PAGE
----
Hospitals aren't breaking up with Medicare Advantage, UnitedHealth says

Though some contract negotiations with providers came "down to the wire" last year, UnitedHealthcare executives said the payer did not see more contract splits than usual in 2023. 

Brian Thompson, CEO of UnitedHealthcare, told investors on a Jan. 12 call the insurer did not see more contract disruptions than in previous years in 2023. 

"Specific to the Medicare Advantage space, we did have some deals that came down to the wire. That did have some impact on [the annual enrollment period]," Mr. Thompson said. 

UnitedHealthcare executives said they expect to see the majority of the insurer's Medicare Advantage growth in 2024 outside of the annual enrollment period. UnitedHealth Group CEO Andrew Witty told investors UnitedHealthcare added around 100,000 new members during the annual enrollment period, which runs from October to December. 

Mr. Thompson said he expects membership to increase now that more network agreements with providers are in place.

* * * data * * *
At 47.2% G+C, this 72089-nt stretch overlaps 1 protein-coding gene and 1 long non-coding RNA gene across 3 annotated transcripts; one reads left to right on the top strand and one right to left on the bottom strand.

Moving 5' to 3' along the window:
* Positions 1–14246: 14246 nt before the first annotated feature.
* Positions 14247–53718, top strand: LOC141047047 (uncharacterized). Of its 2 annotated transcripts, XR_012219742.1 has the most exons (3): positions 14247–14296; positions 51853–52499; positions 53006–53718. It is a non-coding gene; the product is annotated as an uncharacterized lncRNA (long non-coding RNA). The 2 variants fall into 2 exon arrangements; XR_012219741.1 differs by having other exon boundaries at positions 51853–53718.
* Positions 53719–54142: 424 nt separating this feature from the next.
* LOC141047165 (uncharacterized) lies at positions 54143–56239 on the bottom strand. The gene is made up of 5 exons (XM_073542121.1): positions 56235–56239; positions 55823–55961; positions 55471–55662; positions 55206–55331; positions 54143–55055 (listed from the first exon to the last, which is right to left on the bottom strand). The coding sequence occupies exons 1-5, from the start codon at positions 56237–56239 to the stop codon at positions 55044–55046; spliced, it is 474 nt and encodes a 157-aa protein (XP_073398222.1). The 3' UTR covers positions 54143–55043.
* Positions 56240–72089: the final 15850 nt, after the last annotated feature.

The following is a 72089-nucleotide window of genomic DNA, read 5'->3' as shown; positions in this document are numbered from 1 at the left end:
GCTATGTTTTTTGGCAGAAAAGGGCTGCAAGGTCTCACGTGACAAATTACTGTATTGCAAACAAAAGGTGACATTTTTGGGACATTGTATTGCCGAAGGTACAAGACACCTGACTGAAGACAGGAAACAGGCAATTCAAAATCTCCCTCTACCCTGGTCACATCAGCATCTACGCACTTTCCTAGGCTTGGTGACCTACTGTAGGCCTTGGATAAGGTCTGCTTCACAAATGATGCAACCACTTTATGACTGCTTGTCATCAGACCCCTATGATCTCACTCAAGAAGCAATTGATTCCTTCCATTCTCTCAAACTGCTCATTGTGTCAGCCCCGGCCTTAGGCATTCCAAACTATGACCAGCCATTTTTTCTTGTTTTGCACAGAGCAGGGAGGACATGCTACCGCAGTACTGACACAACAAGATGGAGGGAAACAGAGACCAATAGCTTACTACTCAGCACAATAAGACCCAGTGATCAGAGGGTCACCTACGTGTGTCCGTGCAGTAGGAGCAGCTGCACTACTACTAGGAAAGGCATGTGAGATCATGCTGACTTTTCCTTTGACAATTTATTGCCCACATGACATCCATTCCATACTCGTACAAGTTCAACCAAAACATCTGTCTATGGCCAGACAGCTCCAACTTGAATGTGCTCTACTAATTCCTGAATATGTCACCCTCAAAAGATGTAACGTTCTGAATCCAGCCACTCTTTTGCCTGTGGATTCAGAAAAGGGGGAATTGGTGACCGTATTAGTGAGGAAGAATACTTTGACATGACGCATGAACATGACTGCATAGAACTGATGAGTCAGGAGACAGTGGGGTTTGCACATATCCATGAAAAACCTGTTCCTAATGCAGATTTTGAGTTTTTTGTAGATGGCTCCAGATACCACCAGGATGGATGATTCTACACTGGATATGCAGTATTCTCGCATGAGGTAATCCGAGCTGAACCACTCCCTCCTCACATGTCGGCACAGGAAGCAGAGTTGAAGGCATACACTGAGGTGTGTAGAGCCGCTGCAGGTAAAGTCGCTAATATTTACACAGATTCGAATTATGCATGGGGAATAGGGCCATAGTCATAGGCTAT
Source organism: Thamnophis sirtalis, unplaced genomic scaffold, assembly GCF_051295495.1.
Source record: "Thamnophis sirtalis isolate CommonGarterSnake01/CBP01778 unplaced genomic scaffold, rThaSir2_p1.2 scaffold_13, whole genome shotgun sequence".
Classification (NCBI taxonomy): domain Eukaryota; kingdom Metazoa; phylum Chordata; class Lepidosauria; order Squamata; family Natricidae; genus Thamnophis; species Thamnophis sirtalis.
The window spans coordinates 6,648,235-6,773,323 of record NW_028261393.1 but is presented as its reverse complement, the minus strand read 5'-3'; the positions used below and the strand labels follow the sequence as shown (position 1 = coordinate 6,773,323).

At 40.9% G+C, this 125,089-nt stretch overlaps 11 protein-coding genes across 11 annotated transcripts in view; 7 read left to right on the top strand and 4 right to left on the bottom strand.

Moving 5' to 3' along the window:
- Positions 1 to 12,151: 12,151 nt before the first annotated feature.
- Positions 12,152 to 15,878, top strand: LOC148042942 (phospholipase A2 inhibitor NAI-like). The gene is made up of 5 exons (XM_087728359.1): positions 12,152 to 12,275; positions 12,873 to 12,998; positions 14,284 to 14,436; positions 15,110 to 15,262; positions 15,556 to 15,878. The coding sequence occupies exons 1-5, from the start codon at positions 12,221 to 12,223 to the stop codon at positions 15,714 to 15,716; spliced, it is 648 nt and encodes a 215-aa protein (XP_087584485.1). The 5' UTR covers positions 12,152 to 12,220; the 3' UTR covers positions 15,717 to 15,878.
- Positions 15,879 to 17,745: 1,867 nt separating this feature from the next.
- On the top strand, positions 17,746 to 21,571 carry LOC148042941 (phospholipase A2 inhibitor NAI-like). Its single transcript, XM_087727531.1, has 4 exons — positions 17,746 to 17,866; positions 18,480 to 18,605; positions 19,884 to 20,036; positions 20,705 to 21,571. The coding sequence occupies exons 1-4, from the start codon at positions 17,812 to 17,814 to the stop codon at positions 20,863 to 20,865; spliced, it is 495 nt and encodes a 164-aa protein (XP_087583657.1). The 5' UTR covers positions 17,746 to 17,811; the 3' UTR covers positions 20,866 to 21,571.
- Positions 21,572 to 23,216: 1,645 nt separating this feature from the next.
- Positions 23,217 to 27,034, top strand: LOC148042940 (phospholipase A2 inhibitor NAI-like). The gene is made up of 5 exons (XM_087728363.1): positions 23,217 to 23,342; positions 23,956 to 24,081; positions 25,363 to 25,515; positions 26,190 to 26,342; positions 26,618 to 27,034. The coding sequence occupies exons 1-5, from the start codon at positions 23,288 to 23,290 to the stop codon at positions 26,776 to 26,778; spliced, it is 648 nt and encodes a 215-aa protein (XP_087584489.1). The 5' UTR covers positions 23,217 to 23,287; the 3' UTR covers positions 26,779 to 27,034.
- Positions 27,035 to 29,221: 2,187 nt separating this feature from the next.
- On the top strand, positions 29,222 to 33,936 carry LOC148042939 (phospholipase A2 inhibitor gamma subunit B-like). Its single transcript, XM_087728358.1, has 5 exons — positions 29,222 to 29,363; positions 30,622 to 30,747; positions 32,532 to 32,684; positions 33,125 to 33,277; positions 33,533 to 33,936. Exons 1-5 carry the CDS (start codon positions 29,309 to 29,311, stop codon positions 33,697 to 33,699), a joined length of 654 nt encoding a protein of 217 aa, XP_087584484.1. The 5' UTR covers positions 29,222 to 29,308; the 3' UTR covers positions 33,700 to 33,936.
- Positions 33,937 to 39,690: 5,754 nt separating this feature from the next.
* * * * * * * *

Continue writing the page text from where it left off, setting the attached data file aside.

Becker's reported at least 15 hospitals and health systems that dropped some or all Medicare Advantage plans in 2023. In the first weeks of 2024, UnitedHealthcare's MA plans went out of network with Little Rock, Ark.-based Baptist Health and Greenville, S.C.-based Prisma Health.

Health systems have cited excessive prior authorization denial rates and slow payments from insurers as reasons for dropping MA plans. 

During a panel at the Becker's 11th CEO+CFO Roundtable in November, Will Bryant, CFO of Chapel Hill, N.C.-based UNC Health, said his system has forged partnerships with payers but still experiences challenges with Medicare Advantage plan denials. While the health system aims to expand partnerships with payers in some areas, they'll likely experience contraction with Medicare Advantage plans that aren't performing well, and aren't good partners for the system, he said. 

"We will ultimately pick a couple of partners going forward, and I think a lot of health systems are going to do this," said Mr. Bryant. "They're going to be the partners who act like partners and not who deny care in order to bolster their billions of dollars of quarterly earnings."

Mr. Witty told investors the vast majority of contract negotiation disputes with providers are resolved without disruptions to patients' care. 

"We're working really hard on behalf of our clients, on behalf of patients, on behalf of government to make sure we're getting the very best cost associated for the care delivered," Mr. Witty said. "It's important that negotiation is robust." 

Copyright © 2024 Becker's Healthcare. All Rights Reserved. Privacy Policy. Cookie Policy. Linking and Reprinting Policy.


Top 40 articles from the past 6 months